Written By: Teresa S.

My life used to be filled with an addiction to men, untreated mental illness, and abuse of every kind as a result. Growing up, as a result of my mother’s mental illness, I experienced abuse and neglect which left me feeling as if she did not love me. This lifestyle with my mother continued for years leading to a cycle of running away, hiding, and being abused which led to my own struggles with mental illness, addiction, and abuse.

As I got older, I found myself following my mother’s pattern of codependence and addiction to men, in hopes someone would love, accept, and support me. In the process of becoming completely wrapped up in my own addiction, I wound up in a cycle, similar to what I had witnessed within my family as a child. I had three beautiful children but found that I was constantly wishing my life were different, struggling to find a way out, and eventually lost custody. I became short tempered and explosive with my temper, I became abusive to the men I was with, and spiraled out of control, unable to deal with my emotions. This rollercoaster led to a very dark place for me, a stay in the state hospital, and then prison.

I decided to get mental help after my first year in prison; I had no social skills, no education, and no desire to work. The only thing I saw in my future was the years I would be spending in prison. Then one day, someone took me to church, and I met the volunteer who showed me that there are really people who do care. She encouraged me to get my GED although I did not think I could. This combined with my desire for a better life led to me attending college and earning a spot on the Dean’s list. With all the work I had done, I was released to the community but still found that I was unhappy with myself, which ultimately led back to prison.

Upon returning to prison, I decided to take advantage of all the programming that I could – I refused to keep living the way that I had for so long, I wanted something better for myself, something better for my family. This was when I attended the open house for Televerde. I had no intention of taking it seriously, because I felt that no one was ever going to take me seriously. Then I saw Jim Hooker on a screen describing how Televerde has helped women to get jobs while they are in prison and helped them stay on the right track after release. He had a belief that to judge someone based on the worse mistake they have ever made on the worst day of their life, is a waste of human potential, and this spoke to me.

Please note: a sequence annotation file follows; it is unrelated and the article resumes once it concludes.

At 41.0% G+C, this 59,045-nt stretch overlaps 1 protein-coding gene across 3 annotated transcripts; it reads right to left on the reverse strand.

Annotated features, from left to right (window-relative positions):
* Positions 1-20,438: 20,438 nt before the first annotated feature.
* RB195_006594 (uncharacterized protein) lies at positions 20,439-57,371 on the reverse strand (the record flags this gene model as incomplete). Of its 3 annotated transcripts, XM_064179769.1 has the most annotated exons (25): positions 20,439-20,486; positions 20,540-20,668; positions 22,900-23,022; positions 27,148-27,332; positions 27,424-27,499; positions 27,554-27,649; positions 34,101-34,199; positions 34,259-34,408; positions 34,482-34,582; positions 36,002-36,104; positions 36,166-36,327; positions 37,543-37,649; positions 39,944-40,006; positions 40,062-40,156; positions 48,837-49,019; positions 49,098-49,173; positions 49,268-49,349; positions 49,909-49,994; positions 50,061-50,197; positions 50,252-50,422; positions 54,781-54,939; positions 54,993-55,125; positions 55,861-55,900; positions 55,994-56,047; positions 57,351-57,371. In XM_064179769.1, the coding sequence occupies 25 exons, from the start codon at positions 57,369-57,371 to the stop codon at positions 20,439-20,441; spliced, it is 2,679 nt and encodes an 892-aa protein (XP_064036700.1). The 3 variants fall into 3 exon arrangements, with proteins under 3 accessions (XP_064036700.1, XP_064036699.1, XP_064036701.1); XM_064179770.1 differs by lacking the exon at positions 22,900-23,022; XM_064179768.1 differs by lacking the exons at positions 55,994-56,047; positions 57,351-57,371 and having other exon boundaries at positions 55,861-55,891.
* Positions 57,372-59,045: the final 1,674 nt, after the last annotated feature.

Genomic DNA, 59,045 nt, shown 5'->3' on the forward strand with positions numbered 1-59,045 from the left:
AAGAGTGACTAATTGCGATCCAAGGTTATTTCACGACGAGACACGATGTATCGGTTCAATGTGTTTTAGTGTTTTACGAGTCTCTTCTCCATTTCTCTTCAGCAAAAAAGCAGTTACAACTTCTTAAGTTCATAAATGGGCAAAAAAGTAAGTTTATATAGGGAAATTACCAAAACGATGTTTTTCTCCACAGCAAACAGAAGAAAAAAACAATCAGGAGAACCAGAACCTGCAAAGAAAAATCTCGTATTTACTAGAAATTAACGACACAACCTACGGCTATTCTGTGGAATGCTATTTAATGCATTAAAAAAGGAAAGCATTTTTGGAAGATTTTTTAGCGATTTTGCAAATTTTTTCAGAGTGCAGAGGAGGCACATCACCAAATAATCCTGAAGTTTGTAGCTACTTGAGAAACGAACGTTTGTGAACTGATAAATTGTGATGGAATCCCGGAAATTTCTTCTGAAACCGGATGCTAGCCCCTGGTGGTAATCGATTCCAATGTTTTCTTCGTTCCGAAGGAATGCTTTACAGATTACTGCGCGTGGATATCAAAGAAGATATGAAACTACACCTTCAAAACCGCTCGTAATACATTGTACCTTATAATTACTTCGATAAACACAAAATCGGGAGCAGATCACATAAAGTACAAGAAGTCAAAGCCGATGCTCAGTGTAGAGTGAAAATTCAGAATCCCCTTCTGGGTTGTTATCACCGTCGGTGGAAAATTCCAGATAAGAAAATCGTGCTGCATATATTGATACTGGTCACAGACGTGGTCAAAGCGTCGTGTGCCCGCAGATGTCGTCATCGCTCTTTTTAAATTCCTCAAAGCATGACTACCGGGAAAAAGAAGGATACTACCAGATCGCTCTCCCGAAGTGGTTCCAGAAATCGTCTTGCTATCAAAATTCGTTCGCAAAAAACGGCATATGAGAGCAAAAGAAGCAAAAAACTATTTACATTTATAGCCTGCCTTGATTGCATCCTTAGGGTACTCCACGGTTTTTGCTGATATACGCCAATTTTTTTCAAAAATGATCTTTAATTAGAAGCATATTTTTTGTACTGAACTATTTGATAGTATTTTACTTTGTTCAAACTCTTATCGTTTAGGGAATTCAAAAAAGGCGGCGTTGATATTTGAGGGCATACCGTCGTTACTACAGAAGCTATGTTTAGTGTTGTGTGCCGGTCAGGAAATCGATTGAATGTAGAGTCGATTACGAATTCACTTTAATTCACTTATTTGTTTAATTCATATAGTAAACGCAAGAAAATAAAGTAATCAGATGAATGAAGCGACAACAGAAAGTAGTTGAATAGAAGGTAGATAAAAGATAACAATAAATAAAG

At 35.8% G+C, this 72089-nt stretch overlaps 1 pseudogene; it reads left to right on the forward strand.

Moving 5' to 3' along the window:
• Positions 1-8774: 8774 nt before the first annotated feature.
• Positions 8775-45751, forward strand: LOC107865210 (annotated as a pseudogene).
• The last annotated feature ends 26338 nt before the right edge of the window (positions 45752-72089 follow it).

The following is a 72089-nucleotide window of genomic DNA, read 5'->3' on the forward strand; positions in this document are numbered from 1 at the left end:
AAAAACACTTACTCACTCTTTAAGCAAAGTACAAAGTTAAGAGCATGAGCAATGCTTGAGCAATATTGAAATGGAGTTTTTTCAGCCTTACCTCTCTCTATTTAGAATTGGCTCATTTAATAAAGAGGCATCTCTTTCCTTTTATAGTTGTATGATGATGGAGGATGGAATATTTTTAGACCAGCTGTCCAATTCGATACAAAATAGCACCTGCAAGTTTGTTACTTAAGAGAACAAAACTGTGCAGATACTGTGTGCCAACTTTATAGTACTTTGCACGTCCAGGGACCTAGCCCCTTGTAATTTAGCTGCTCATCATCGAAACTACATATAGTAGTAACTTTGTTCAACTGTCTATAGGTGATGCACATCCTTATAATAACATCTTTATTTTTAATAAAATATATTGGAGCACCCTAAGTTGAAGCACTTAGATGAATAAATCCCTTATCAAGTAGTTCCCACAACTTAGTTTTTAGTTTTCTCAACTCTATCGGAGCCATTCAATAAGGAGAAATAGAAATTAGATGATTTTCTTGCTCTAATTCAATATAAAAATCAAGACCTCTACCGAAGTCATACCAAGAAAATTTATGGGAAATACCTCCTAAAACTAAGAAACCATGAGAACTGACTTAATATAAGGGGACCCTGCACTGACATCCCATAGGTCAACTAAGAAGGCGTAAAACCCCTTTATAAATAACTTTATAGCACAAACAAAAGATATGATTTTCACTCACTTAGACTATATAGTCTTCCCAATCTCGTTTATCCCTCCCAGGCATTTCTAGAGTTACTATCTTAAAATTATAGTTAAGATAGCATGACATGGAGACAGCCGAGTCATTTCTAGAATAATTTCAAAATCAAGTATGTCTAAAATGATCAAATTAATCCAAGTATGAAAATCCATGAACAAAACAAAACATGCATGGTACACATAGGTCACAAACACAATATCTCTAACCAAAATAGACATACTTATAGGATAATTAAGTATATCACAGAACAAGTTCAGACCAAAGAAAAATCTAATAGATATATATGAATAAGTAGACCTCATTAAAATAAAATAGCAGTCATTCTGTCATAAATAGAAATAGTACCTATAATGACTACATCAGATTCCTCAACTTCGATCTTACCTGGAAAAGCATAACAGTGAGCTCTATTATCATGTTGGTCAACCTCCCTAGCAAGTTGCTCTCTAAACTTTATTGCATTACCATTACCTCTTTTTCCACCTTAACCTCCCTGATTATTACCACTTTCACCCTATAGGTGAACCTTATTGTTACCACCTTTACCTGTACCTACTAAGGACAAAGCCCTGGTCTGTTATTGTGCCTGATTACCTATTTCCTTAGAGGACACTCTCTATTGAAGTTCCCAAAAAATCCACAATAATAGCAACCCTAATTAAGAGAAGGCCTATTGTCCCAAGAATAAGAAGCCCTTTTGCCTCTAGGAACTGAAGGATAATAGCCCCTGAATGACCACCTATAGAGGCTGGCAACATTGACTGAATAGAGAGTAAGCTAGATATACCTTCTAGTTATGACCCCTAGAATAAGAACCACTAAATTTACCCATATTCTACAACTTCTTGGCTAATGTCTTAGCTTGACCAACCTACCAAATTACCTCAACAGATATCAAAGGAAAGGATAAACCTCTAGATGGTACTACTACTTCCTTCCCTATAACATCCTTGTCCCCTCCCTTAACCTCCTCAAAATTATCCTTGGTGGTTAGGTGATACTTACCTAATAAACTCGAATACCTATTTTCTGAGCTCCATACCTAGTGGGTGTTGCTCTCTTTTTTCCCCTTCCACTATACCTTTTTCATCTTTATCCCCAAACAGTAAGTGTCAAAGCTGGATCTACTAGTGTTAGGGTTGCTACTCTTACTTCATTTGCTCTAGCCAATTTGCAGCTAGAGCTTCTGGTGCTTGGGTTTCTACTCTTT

Today, nearly seven years later with the help of Televerde and Televerde Foundation, I have confidence in myself, andI do not need anyone else to validate me. I value myself, feel the support from the people I work with, and I feel the support from the people who have trained me and my co-workers. I know that I have a family now, I have people who love and care about me. They appreciate my knowledge sharing; they appreciate that we all have each other’s backs.

I feel confident in my ability to get a good job and support myself when I leave prison. I can prove to my kids that you have the ability to change your life. My children have made bad decisions because of the example that I set through all these years, and I am going to show them that a mistake can be something you learn and grow from. That no matter how damaged you believe you are, you can burn that old image of yourself and rise from the ashes, be a phoenix and soar above past mistakes. I am breaking the cycle of generational incarceration in my family and showing my kids that there is a better way, that we are all valuable, and that we deserve more than what we have had in our past.